2 Department of Chemical Engineering, Ming Chi University of Technology, New Taipei, Taiwan 24301, China;
3 Institute of Ocean and Earth Sciences, University of Malaya, Kuala Lumpur 50603, Malaysia;
4 Institute of Biological Sciences, University of Malaya, Kuala Lumpur 50603, Malaysia;
5 Nanotechnology & Catalysis Research Centre, Institute of Postgraduate Studies, University of Malaya, Kuala Lumpur 50603, Malaysia
Agars are derived from marine macroalgae, particularly red seaweeds. They contain strong gelling polysaccharides and linear polymers can be characterized by its chemically repeating units of 3-6, anhydro L-galactose and alternating D-galactose bond (Francavilla et al., 2013). The structure of agar comprises two separate polymers that can be fractionated. One of them is agarose, which has better gelling properties, and the other is agaropectin, which is the non-gelling sulfated fraction (Nishinari and Fang, 2017). Red seaweed can also peculiarly produced sulfated galactans, which consist of sulfate esters in very low levels and some methoxy groups (Recalde et al., 2016). However, the pattern of sulfate groups and the type of glycosidic linkage in the polysaccharides differ among the species.
Agars are widely used for various applications, which include food industry, dentistry, bacteriological and biotechnological uses (Hernández-Carmona et al., 2013; Abdul Khalil et al., 2018). In the food industry, agars are used as a gelling and thickening agent, where the gelling properties of agars are used as a stabilizer in acidic dairy products. In the dentistry and biotechnology application, derivatives of agars can be used as dental prosthetics, molding of materials, and plant culture tissues (Chew et al., 2018a; Ouyang et al., 2018). There are three categories of algae: red algae, brown algae (Phaeophyceae) and green algae (Chlorophyceae) (Abdul Khalil et al., 2018). Brown macroalgae consist of practically 1 800 species, with an olive-green to dark brown color derived from an abundance of fucoxanthin. This type of macroalgae consumes a yellow-brown pigment that masks the green color of chlorophyll. Green algae contain approximately 1 500 species all over the world, which are mainly used as a starch in the food industry due to the capability of the polysaccharides structures containing cellulose and pectin. Meanwhile, for red algae, they consist of 6 000 species, which commonly grow in deep waters. Red algae were specifically called as red due to the phycocyanin and phycoerythrin pigments present in this marine macroalgae type (Fuse and Goto, 1971). Additionally, the composition of red algae imitates their species, which contains cellulose, glucan, and galactan. Two types of structural polysaccharides that are useful in gel formation can be found in these algae, which are carrageenan and agar. The red alga Gelidium amansii, is mainly used for agar extraction, due to its high quality of agars to be extracted and the compositions contained in these type of species (Hernández-Carmona et al., 2013). While for Eucheuma cottonii (Kappaphycus Alvarezii), they are commonly used for carrageenan extraction (Distantina et al., 2011). These types of macroalgae obtained a high yield of carrageenan on previous studies (Loureiro et al., 2010; Chan et al., 2013; Recalde et al., 2016). To date, however, none of the researchers has studied the structures of these macroalgae. Therefore, one of the objectives of this study was to investigate and study the presence of agar structures and their properties in Eucheuma cottonii species compared than Gelidium amansii species.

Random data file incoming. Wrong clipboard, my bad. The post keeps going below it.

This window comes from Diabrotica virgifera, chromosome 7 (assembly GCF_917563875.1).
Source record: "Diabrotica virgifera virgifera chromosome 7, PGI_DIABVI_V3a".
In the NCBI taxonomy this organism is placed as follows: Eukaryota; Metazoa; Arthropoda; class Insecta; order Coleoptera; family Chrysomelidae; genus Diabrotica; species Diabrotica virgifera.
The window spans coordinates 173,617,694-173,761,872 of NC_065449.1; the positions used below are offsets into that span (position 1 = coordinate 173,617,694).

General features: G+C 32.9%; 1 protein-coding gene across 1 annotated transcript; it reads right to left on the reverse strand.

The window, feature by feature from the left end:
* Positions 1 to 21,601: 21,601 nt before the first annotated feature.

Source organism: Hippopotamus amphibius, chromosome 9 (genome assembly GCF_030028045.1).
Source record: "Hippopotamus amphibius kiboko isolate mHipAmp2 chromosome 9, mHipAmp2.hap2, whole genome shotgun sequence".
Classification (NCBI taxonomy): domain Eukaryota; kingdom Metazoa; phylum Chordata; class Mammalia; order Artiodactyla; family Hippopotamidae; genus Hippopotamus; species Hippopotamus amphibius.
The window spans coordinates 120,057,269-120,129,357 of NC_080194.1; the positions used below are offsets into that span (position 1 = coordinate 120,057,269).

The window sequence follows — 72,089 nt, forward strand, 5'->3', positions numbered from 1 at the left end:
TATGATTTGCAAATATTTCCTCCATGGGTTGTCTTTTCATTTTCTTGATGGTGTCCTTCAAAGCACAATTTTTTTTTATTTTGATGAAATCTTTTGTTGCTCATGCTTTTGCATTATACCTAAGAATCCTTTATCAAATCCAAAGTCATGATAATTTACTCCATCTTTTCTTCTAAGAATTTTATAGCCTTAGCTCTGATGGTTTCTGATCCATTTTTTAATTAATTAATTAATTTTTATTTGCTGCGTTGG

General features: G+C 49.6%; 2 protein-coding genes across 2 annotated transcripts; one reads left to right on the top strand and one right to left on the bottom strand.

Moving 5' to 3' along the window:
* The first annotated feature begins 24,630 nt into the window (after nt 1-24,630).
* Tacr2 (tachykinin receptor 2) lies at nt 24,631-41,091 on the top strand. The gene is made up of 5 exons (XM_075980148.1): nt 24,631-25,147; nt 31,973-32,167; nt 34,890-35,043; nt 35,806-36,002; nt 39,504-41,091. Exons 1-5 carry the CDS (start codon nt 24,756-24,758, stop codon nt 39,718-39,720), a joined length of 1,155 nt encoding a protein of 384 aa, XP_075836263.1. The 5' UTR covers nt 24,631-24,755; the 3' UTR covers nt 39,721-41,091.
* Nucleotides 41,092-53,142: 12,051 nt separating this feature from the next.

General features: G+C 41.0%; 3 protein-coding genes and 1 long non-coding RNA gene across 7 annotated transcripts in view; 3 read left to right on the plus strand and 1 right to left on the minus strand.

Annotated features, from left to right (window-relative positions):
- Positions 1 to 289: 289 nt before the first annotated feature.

There are various of methods that have been developed and currently being used by the industries to produce agar, such as an eco-friendly agar extraction method called agar photobleaching extraction process (Li et al., 2008). In their study, the photo-bleached agar gelling temperature means that the temperature is within the acceptable range of the international market. They also discover that the photolysis process used by them was useful for sulfate group removal with alkaline hydrolysis while increasing the gel strength of agar that produced during the photolysis (Li et al., 2008). Recently, the optimization and quality of agar polysaccharide isolated from the marine red macroalgae Pyropia yezoensis by using alkaline pretreatment have been studied (Sasuga et al., 2017). It was claimed that alkaline pretreatment of agar extraction process helps the conversion of L-galactose sulfate to 3, 6-anhydrogalactose, by increasing their average molecular weight. Alkali-pretreated agar also contains less sulfate content and higher gel strength values than that of native agar. Therefore, their study proved that alkaline pretreatment for Pyropia yezoensis species could produce industrial grade agar comparable to that by Gelidium species (Sasuga et al., 2017).
Nowadays, most of the currently used methods are green and safe to the environment, apart from being efficient and suitable for an industry used (Li et al., 2008). However, some of the methods used require long processing time, complicated operation, and using harsh chemicals. This creates the need for some innovation on the processing of agar to improve the quality and yield of agar extracted, whereby the utilization of an advanced pretreatment technology that could improve the extraction of agar would benefit the overall economics of agar processing (Chew et al., 2018b). The traditional process of agar extraction involves steps like alkali-treated seaweeds in an extraction solution, filtration of the extract, and jellification, freezing, thawing, and drying etc. Therefore, the extraction methods can thus vary in terms of the type and parameter used to get various properties of the agar-extracted product (Souza et al., 2012).